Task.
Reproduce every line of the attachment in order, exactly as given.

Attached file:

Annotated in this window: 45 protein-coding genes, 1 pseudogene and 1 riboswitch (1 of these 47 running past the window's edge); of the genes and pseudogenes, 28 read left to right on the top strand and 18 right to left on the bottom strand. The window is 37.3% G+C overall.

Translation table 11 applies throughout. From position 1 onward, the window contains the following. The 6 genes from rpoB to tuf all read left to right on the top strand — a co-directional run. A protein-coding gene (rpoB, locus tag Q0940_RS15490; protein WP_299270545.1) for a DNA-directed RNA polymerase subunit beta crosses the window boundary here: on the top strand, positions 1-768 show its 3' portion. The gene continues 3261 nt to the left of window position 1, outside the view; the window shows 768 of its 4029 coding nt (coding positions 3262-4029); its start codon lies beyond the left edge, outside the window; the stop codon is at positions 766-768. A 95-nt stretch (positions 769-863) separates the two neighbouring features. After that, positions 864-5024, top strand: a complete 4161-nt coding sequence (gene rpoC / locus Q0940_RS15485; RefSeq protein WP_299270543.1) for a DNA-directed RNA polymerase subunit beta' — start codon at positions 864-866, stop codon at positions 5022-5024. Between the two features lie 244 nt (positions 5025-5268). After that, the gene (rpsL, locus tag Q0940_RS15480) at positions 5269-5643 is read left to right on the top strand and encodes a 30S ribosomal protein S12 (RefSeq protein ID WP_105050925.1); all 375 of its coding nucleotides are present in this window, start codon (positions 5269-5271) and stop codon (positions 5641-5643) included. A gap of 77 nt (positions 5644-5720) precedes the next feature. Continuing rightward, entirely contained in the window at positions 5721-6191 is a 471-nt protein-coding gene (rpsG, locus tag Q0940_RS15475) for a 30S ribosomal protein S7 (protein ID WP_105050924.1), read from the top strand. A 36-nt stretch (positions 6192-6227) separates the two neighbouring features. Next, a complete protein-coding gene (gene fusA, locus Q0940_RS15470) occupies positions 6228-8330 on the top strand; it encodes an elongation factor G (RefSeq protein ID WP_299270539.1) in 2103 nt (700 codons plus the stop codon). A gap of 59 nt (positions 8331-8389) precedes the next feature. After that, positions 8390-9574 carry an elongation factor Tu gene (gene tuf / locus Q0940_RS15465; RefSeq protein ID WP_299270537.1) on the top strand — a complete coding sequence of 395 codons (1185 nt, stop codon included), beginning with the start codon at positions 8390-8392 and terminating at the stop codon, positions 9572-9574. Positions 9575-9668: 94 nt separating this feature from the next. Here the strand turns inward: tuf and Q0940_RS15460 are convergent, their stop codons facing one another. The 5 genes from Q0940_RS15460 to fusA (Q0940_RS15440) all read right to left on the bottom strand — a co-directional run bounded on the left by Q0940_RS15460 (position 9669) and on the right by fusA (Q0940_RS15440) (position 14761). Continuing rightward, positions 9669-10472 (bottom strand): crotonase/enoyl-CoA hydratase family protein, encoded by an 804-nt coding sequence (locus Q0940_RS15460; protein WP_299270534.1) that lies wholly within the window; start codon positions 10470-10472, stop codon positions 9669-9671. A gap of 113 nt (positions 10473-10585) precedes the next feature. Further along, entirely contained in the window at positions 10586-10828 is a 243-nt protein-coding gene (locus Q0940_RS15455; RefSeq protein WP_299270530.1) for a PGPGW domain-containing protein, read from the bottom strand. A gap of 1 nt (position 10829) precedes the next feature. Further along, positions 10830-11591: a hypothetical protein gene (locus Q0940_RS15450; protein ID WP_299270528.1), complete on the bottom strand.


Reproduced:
Annotated in this window: 45 protein-coding genes, 1 pseudogene and 1 riboswitch (1 of these 47 running past the window's edge); of the genes and pseudogenes, 28 read left to right on the top strand and 18 right to left on the bottom strand. The window is 37.3% G+C overall.

Translation table 11 applies throughout. From position 1 onward, the window contains the following. The 6 genes from rpoB to tuf all read left to right on the top strand — a co-directional run. A protein-coding gene (rpoB, locus tag Q0940_RS15490; protein WP_299270545.1) for a DNA-directed RNA polymerase subunit beta crosses the window boundary here: on the top strand, positions 1-768 show its 3' portion. The gene continues 3261 nt to the left of window position 1, outside the view; the window shows 768 of its 4029 coding nt (coding positions 3262-4029); its start codon lies beyond the left edge, outside the window; the stop codon is at positions 766-768. A 95-nt stretch (positions 769-863) separates the two neighbouring features. After that, positions 864-5024, top strand: a complete 4161-nt coding sequence (gene rpoC / locus Q0940_RS15485; RefSeq protein WP_299270543.1) for a DNA-directed RNA polymerase subunit beta' — start codon at positions 864-866, stop codon at positions 5022-5024. Between the two features lie 244 nt (positions 5025-5268). After that, the gene (rpsL, locus tag Q0940_RS15480) at positions 5269-5643 is read left to right on the top strand and encodes a 30S ribosomal protein S12 (RefSeq protein ID WP_105050925.1); all 375 of its coding nucleotides are present in this window, start codon (positions 5269-5271) and stop codon (positions 5641-5643) included. A gap of 77 nt (positions 5644-5720) precedes the next feature. Continuing rightward, entirely contained in the window at positions 5721-6191 is a 471-nt protein-coding gene (rpsG, locus tag Q0940_RS15475) for a 30S ribosomal protein S7 (protein ID WP_105050924.1), read from the top strand. A 36-nt stretch (positions 6192-6227) separates the two neighbouring features. Next, a complete protein-coding gene (gene fusA, locus Q0940_RS15470) occupies positions 6228-8330 on the top strand; it encodes an elongation factor G (RefSeq protein ID WP_299270539.1) in 2103 nt (700 codons plus the stop codon). A gap of 59 nt (positions 8331-8389) precedes the next feature. After that, positions 8390-9574 carry an elongation factor Tu gene (gene tuf / locus Q0940_RS15465; RefSeq protein ID WP_299270537.1) on the top strand — a complete coding sequence of 395 codons (1185 nt, stop codon included), beginning with the start codon at positions 8390-8392 and terminating at the stop codon, positions 9572-9574. Positions 9575-9668: 94 nt separating this feature from the next. Here the strand turns inward: tuf and Q0940_RS15460 are convergent, their stop codons facing one another. The 5 genes from Q0940_RS15460 to fusA (Q0940_RS15440) all read right to left on the bottom strand — a co-directional run bounded on the left by Q0940_RS15460 (position 9669) and on the right by fusA (Q0940_RS15440) (position 14761). Continuing rightward, positions 9669-10472 (bottom strand): crotonase/enoyl-CoA hydratase family protein, encoded by an 804-nt coding sequence (locus Q0940_RS15460; protein WP_299270534.1) that lies wholly within the window; start codon positions 10470-10472, stop codon positions 9669-9671. A gap of 113 nt (positions 10473-10585) precedes the next feature. Further along, entirely contained in the window at positions 10586-10828 is a 243-nt protein-coding gene (locus Q0940_RS15455; RefSeq protein WP_299270530.1) for a PGPGW domain-containing protein, read from the bottom strand. A gap of 1 nt (position 10829) precedes the next feature. Further along, positions 10830-11591: a hypothetical protein gene (locus Q0940_RS15450; protein ID WP_299270528.1), complete on the bottom strand.